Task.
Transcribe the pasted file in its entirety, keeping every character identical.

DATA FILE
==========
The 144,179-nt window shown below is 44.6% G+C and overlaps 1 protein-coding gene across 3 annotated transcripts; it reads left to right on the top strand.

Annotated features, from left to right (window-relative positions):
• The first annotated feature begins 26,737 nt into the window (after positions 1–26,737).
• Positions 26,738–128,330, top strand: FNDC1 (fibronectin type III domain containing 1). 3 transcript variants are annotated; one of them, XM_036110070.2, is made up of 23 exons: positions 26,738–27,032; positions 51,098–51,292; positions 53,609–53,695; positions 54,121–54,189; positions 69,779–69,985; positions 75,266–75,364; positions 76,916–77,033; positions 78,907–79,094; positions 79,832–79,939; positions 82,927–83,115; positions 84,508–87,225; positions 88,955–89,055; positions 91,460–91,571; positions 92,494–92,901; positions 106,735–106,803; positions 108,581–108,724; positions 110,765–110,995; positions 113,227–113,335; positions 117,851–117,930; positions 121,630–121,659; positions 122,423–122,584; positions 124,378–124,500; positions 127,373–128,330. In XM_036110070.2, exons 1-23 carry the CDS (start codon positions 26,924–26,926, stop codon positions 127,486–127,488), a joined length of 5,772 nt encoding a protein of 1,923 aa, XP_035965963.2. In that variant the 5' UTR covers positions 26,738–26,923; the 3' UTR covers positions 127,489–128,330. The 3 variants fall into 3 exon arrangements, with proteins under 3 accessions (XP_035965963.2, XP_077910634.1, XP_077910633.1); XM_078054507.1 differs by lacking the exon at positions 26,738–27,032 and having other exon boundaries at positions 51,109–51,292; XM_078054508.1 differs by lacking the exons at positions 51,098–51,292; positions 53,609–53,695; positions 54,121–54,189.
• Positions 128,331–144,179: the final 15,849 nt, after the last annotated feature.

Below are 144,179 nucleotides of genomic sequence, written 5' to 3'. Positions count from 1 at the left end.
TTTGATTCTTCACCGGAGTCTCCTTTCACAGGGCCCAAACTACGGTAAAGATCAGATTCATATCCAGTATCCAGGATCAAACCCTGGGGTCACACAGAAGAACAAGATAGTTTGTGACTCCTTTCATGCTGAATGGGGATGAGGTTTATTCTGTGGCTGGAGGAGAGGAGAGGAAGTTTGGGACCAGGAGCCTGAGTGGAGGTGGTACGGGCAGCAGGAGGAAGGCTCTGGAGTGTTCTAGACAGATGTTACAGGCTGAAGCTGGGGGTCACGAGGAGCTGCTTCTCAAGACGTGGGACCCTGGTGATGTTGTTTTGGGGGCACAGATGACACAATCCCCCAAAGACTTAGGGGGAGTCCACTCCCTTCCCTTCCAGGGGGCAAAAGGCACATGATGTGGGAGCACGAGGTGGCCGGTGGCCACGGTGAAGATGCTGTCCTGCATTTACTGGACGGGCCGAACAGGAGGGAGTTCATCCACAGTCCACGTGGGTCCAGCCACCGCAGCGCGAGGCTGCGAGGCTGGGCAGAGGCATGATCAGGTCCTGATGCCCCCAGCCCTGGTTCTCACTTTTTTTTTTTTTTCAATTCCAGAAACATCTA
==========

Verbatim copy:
The 144,179-nt window shown below is 44.6% G+C and overlaps 1 protein-coding gene across 3 annotated transcripts; it reads left to right on the top strand.

Annotated features, from left to right (window-relative positions):
• The first annotated feature begins 26,737 nt into the window (after positions 1–26,737).
• Positions 26,738–128,330, top strand: FNDC1 (fibronectin type III domain containing 1). 3 transcript variants are annotated; one of them, XM_036110070.2, is made up of 23 exons: positions 26,738–27,032; positions 51,098–51,292; positions 53,609–53,695; positions 54,121–54,189; positions 69,779–69,985; positions 75,266–75,364; positions 76,916–77,033; positions 78,907–79,094; positions 79,832–79,939; positions 82,927–83,115; positions 84,508–87,225; positions 88,955–89,055; positions 91,460–91,571; positions 92,494–92,901; positions 106,735–106,803; positions 108,581–108,724; positions 110,765–110,995; positions 113,227–113,335; positions 117,851–117,930; positions 121,630–121,659; positions 122,423–122,584; positions 124,378–124,500; positions 127,373–128,330. In XM_036110070.2, exons 1-23 carry the CDS (start codon positions 26,924–26,926, stop codon positions 127,486–127,488), a joined length of 5,772 nt encoding a protein of 1,923 aa, XP_035965963.2. In that variant the 5' UTR covers positions 26,738–26,923; the 3' UTR covers positions 127,489–128,330. The 3 variants fall into 3 exon arrangements, with proteins under 3 accessions (XP_035965963.2, XP_077910634.1, XP_077910633.1); XM_078054507.1 differs by lacking the exon at positions 26,738–27,032 and having other exon boundaries at positions 51,109–51,292; XM_078054508.1 differs by lacking the exons at positions 51,098–51,292; positions 53,609–53,695; positions 54,121–54,189.
• Positions 128,331–144,179: the final 15,849 nt, after the last annotated feature.

Below are 144,179 nucleotides of genomic sequence, written 5' to 3'. Positions count from 1 at the left end.
TTTGATTCTTCACCGGAGTCTCCTTTCACAGGGCCCAAACTACGGTAAAGATCAGATTCATATCCAGTATCCAGGATCAAACCCTGGGGTCACACAGAAGAACAAGATAGTTTGTGACTCCTTTCATGCTGAATGGGGATGAGGTTTATTCTGTGGCTGGAGGAGAGGAGAGGAAGTTTGGGACCAGGAGCCTGAGTGGAGGTGGTACGGGCAGCAGGAGGAAGGCTCTGGAGTGTTCTAGACAGATGTTACAGGCTGAAGCTGGGGGTCACGAGGAGCTGCTTCTCAAGACGTGGGACCCTGGTGATGTTGTTTTGGGGGCACAGATGACACAATCCCCCAAAGACTTAGGGGGAGTCCACTCCCTTCCCTTCCAGGGGGCAAAAGGCACATGATGTGGGAGCACGAGGTGGCCGGTGGCCACGGTGAAGATGCTGTCCTGCATTTACTGGACGGGCCGAACAGGAGGGAGTTCATCCACAGTCCACGTGGGTCCAGCCACCGCAGCGCGAGGCTGCGAGGCTGGGCAGAGGCATGATCAGGTCCTGATGCCCCCAGCCCTGGTTCTCACTTTTTTTTTTTTTTCAATTCCAGAAACATCTA